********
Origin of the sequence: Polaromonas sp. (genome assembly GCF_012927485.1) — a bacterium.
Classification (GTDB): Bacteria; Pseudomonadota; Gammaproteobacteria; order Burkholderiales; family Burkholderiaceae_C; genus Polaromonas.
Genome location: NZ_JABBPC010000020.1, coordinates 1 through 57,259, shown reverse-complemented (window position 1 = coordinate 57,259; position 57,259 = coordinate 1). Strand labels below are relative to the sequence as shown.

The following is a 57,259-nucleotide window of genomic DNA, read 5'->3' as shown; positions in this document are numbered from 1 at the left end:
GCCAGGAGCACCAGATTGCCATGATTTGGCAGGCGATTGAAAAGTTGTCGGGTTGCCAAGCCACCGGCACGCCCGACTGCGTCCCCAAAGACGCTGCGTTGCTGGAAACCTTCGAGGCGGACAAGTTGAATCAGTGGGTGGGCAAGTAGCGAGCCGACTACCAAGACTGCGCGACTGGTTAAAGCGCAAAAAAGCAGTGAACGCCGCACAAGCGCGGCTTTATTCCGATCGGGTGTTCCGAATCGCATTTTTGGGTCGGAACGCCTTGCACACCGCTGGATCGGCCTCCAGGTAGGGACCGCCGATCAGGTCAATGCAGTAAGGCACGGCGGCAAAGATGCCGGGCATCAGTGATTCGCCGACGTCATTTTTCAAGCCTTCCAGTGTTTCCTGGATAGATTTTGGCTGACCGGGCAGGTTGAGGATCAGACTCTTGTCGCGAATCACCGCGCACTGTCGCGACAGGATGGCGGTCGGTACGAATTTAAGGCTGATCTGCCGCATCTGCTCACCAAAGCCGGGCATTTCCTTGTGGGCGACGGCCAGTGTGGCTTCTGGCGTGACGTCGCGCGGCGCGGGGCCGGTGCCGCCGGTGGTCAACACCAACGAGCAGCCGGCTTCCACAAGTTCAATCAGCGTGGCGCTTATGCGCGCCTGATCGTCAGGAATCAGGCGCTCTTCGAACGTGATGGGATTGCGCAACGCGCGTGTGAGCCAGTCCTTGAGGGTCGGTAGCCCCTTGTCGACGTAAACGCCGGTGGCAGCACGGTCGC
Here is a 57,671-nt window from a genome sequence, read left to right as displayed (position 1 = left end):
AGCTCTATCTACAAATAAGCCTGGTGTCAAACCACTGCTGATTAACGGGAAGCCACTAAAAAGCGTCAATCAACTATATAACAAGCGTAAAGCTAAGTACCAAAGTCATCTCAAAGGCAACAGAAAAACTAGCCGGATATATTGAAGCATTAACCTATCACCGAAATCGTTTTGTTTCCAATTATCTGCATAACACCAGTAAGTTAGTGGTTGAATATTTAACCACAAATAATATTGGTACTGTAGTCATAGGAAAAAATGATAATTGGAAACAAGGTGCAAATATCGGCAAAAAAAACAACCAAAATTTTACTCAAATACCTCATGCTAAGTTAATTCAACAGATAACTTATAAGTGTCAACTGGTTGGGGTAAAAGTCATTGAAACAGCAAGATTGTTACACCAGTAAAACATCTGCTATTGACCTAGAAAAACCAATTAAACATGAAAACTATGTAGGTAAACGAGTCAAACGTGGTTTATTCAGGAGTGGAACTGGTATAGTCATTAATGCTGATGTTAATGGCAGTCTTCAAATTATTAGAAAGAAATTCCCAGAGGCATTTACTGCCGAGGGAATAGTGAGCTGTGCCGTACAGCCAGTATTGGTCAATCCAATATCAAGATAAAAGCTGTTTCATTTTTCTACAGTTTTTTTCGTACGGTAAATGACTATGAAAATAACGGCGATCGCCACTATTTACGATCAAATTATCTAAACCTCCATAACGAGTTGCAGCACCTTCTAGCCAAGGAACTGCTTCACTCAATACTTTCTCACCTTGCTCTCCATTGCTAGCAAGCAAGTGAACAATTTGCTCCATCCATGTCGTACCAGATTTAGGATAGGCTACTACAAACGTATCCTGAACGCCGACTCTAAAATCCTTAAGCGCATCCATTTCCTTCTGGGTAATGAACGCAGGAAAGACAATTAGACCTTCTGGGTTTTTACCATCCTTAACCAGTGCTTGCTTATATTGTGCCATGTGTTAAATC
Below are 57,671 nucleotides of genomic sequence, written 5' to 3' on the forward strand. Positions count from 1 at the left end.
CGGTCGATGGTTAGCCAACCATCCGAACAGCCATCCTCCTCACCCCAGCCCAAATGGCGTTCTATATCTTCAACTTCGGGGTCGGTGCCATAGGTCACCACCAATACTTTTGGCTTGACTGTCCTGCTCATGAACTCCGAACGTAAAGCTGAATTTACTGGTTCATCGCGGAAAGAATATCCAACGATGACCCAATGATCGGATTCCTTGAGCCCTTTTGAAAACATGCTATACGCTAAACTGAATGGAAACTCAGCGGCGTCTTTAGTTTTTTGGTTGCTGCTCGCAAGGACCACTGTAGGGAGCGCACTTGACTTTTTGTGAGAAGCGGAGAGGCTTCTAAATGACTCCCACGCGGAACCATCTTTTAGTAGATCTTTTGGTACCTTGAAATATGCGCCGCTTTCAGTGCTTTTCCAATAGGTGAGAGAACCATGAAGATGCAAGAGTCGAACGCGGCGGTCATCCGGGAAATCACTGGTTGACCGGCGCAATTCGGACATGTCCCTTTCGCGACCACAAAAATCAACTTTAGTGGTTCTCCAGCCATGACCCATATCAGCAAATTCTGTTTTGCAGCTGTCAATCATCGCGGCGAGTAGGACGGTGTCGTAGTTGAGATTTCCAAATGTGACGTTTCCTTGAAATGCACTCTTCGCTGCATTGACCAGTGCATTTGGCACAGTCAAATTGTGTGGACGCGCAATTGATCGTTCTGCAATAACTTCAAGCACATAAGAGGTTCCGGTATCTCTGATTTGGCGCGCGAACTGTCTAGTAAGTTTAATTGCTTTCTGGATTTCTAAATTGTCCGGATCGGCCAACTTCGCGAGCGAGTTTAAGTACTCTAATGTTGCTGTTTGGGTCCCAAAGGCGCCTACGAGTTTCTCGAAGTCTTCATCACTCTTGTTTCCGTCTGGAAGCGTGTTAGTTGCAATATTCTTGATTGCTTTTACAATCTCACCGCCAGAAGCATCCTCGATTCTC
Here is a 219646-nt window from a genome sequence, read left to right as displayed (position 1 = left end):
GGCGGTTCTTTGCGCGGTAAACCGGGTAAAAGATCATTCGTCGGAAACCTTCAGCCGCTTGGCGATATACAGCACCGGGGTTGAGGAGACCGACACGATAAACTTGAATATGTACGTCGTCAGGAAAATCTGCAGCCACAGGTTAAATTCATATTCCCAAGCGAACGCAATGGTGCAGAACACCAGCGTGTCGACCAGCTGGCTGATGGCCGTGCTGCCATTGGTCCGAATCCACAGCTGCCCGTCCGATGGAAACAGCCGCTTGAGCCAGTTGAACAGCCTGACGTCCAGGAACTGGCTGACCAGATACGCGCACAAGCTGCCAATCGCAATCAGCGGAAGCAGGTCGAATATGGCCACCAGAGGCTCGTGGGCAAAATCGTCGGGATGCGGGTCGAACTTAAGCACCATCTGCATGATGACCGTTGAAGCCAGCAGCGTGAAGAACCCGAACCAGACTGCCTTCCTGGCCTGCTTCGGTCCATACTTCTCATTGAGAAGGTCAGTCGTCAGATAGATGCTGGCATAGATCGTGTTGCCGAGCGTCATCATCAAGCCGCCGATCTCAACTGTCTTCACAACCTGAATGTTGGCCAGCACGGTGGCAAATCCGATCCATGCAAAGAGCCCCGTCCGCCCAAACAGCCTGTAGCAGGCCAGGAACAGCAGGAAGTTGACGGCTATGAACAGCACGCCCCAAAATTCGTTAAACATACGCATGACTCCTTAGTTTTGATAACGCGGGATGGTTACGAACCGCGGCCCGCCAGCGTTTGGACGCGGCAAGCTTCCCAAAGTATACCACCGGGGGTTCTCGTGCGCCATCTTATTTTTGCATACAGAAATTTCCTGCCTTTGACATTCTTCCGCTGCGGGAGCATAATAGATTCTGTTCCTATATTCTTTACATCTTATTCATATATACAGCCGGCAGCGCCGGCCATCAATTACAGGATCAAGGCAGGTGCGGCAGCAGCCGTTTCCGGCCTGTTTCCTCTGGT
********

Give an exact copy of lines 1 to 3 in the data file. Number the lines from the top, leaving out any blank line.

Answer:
Origin of the sequence: Polaromonas sp. (genome assembly GCF_012927485.1) — a bacterium.
Classification (GTDB): Bacteria; Pseudomonadota; Gammaproteobacteria; order Burkholderiales; family Burkholderiaceae_C; genus Polaromonas.
Genome location: NZ_JABBPC010000020.1, coordinates 1 through 57,259, shown reverse-complemented (window position 1 = coordinate 57,259; position 57,259 = coordinate 1). Strand labels below are relative to the sequence as shown.